Organic waste is put down either on the surface of the ground or shallowly buried. Micro-organisms use it as 'food' and rot it down, and the earthworms (composting worms - e.g. eisenia fetida) process it into useable earthworm biohumus (clay-humus complex). This substance holds water and nutrients, crumbles consistently, contains a great biodiversity of micro-organisms, humic acids, silicic acids, proteins and messenger substances, etc.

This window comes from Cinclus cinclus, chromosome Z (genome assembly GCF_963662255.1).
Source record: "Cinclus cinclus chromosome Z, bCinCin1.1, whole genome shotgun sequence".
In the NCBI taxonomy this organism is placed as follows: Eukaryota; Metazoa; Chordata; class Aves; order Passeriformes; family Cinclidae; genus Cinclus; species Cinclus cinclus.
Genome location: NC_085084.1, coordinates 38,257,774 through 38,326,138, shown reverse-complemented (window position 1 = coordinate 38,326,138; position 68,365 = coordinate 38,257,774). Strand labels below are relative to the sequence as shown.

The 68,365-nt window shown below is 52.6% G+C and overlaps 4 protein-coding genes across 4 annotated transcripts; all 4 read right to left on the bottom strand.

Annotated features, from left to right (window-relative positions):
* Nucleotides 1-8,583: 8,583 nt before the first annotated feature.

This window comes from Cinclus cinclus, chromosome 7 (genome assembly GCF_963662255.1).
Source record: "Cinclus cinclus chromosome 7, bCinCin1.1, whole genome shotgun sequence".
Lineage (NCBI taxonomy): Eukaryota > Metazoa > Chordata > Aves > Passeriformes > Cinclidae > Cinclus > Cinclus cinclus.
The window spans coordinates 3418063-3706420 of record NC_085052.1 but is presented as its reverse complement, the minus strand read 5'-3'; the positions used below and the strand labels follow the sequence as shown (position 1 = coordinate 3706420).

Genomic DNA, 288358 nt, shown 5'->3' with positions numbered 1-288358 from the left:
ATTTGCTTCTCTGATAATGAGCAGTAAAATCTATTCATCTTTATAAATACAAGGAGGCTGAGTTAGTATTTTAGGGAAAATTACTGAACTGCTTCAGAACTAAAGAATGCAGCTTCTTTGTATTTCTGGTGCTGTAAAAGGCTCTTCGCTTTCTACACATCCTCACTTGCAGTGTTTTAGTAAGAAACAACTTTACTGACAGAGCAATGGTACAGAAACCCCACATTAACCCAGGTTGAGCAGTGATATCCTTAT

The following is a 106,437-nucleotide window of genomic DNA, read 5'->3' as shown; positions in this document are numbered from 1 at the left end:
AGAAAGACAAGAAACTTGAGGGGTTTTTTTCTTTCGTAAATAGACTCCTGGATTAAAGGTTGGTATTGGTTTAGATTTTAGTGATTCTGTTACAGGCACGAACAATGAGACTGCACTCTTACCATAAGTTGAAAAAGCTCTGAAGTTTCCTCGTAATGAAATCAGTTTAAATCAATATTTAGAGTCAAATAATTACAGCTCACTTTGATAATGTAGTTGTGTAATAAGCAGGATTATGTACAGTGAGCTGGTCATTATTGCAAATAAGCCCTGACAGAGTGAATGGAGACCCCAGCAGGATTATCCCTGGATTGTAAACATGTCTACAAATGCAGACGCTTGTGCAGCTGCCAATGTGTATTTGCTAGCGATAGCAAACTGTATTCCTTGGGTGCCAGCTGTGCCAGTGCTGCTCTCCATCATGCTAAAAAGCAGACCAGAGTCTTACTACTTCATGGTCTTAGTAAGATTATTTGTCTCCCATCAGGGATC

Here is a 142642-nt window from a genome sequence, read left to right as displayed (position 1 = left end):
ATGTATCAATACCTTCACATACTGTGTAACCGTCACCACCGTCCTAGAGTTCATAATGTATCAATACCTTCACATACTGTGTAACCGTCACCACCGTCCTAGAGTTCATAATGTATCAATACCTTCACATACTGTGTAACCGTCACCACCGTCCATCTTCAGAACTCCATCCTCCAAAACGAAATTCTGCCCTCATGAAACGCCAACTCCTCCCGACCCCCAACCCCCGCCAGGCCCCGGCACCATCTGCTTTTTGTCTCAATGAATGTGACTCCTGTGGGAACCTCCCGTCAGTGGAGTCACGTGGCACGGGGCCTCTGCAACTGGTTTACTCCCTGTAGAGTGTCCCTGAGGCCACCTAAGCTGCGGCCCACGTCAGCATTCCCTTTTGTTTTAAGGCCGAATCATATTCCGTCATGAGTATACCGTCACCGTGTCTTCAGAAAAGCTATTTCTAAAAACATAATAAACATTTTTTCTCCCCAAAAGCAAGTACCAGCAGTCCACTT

Worm biohumus does not damage plants (does not scorch the roots), and it is impossible to over-fertilise with it. Worms go about their business at temperatures of between 15 and 25 degrees centigrade. There must be 60-80% (relative) moisture, and the heap has to be aerobic. A population of compost worms doubles approximately every three months.